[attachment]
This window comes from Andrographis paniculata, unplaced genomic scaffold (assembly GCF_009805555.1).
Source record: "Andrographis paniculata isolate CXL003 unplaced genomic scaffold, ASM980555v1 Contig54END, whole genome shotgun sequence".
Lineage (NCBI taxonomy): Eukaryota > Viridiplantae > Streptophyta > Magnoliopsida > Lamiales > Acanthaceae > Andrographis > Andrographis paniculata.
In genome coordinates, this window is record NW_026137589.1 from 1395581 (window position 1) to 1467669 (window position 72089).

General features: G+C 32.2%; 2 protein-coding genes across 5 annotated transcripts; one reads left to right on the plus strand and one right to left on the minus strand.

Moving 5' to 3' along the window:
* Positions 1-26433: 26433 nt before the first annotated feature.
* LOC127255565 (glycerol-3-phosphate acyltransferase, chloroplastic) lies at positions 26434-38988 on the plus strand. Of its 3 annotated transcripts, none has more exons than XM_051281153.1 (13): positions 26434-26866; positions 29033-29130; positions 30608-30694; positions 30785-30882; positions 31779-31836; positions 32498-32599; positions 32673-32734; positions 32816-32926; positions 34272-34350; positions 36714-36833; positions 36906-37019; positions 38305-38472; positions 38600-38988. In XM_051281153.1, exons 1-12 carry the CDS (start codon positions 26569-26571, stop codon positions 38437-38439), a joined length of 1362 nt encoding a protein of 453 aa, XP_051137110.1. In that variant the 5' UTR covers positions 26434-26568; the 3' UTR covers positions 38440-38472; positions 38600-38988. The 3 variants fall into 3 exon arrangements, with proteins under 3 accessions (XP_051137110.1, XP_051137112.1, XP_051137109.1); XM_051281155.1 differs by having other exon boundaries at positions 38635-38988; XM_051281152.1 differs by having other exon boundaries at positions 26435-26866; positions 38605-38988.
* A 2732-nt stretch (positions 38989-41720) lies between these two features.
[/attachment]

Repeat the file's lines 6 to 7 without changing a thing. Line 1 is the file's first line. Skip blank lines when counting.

Moving 5' to 3' along the window:
* Positions 1-26433: 26433 nt before the first annotated feature.